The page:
Latest Proxy Stories
A new study of three ice cores from Greenland documents the warming of the large ice sheet at the end of the last ice age – resolving a long-standing paradox over when that warming occurred.
Geologists in the College of Arts and Sciences have discovered a new way to study oxygen levels in the Earth’s oldest oceans.
The impact of the greenhouse gas CO2 on the Earth's temperature is well established by climate models and temperature records over the past 100 years, as well as coupled records of carbon dioxide concentration and temperature throughout Earth history.
Using sediments from a remote lake, researchers from Brown University have assembled a 60,000-year record of rainfall in central Indonesia. The analysis reveals important new details about the climate history of a region that wields a substantial influence on the global climate as a whole.
Scientists have developed a new approach to analyzing paleo-climate reconstructions of the El Niño Southern Oscillation (ENSO) phenomenon. Their findings resolve disagreements and reveals that activity during the 20th century has been unusually high compared to the past 600 years.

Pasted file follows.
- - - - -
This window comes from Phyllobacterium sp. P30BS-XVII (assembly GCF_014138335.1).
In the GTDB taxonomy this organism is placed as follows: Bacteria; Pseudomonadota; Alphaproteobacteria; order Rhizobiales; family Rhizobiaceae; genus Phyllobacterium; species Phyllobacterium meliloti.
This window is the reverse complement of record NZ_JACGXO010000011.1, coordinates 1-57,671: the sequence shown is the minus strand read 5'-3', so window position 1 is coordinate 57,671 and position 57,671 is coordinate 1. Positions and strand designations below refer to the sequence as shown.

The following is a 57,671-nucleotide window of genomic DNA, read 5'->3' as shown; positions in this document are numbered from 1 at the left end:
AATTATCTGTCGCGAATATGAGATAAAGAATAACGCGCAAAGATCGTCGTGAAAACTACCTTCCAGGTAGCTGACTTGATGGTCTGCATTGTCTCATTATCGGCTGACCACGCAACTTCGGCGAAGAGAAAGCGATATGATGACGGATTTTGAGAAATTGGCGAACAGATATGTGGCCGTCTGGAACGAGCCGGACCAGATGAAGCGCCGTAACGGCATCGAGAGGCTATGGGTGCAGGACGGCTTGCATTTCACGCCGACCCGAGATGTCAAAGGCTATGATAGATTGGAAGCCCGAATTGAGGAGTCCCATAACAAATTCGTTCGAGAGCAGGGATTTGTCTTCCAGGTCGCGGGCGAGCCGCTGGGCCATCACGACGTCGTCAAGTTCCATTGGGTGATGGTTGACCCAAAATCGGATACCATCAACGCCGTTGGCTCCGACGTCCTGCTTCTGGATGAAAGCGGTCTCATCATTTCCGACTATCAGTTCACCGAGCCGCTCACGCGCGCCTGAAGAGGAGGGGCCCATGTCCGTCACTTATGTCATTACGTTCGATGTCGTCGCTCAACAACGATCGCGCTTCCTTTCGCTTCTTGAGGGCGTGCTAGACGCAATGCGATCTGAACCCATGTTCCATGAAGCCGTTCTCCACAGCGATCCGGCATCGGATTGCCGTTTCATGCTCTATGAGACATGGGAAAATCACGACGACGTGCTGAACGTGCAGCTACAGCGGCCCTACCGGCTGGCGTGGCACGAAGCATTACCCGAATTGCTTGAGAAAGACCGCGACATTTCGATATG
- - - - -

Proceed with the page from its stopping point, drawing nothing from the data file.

A recent discovery about earthworm excrement could help scientists improve our models of future climate change.
Researchers are looking to events of the past to better understand how rainfall patterns across the Indo-Pacific warm pool – the massive pool of warm water stretching along the equator from Africa to the western Pacific Ocean – will change due to global warming.
Harvard researchers are adding statistical nuance to our understanding of how modern and historical temperatures compare.
Earth's tropical climate history has been revealed in unprecedented detail – year by year, for almost 1,800 years – by two annually dated ice cores drawn from the tropical Peruvian Andes.
In the next few centuries, Canada's Arctic Archipelago glaciers will melt faster than ever, according to a new study. Research has revealed that 20 percent of the Canadian Arctic glaciers may have disappeared by the end of our current century, leading to an additional sea level rise of 1.4 inches.
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